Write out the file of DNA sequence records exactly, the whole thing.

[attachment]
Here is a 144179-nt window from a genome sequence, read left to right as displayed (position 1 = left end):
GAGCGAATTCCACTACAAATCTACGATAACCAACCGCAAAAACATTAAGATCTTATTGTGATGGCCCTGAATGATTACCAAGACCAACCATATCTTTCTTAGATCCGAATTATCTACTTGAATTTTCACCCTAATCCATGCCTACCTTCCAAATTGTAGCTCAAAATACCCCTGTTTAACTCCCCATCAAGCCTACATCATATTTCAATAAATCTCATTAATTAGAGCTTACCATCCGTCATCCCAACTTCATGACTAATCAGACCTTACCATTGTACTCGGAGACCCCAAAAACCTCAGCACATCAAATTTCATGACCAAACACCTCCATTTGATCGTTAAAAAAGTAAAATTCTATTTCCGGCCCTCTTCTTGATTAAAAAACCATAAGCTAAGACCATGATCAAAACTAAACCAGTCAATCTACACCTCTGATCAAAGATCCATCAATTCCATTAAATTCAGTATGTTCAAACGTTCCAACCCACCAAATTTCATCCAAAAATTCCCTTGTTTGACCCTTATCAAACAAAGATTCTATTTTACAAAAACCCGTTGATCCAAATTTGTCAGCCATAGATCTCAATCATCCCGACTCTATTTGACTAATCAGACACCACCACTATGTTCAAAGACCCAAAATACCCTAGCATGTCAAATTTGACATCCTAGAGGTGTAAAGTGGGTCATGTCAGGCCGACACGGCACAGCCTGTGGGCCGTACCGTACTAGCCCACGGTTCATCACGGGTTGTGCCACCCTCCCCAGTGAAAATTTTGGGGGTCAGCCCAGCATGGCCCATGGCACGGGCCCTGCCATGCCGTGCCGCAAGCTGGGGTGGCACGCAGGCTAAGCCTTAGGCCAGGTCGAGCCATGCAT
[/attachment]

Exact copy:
Here is a 144179-nt window from a genome sequence, read left to right as displayed (position 1 = left end):
GAGCGAATTCCACTACAAATCTACGATAACCAACCGCAAAAACATTAAGATCTTATTGTGATGGCCCTGAATGATTACCAAGACCAACCATATCTTTCTTAGATCCGAATTATCTACTTGAATTTTCACCCTAATCCATGCCTACCTTCCAAATTGTAGCTCAAAATACCCCTGTTTAACTCCCCATCAAGCCTACATCATATTTCAATAAATCTCATTAATTAGAGCTTACCATCCGTCATCCCAACTTCATGACTAATCAGACCTTACCATTGTACTCGGAGACCCCAAAAACCTCAGCACATCAAATTTCATGACCAAACACCTCCATTTGATCGTTAAAAAAGTAAAATTCTATTTCCGGCCCTCTTCTTGATTAAAAAACCATAAGCTAAGACCATGATCAAAACTAAACCAGTCAATCTACACCTCTGATCAAAGATCCATCAATTCCATTAAATTCAGTATGTTCAAACGTTCCAACCCACCAAATTTCATCCAAAAATTCCCTTGTTTGACCCTTATCAAACAAAGATTCTATTTTACAAAAACCCGTTGATCCAAATTTGTCAGCCATAGATCTCAATCATCCCGACTCTATTTGACTAATCAGACACCACCACTATGTTCAAAGACCCAAAATACCCTAGCATGTCAAATTTGACATCCTAGAGGTGTAAAGTGGGTCATGTCAGGCCGACACGGCACAGCCTGTGGGCCGTACCGTACTAGCCCACGGTTCATCACGGGTTGTGCCACCCTCCCCAGTGAAAATTTTGGGGGTCAGCCCAGCATGGCCCATGGCACGGGCCCTGCCATGCCGTGCCGCAAGCTGGGGTGGCACGCAGGCTAAGCCTTAGGCCAGGTCGAGCCATGCAT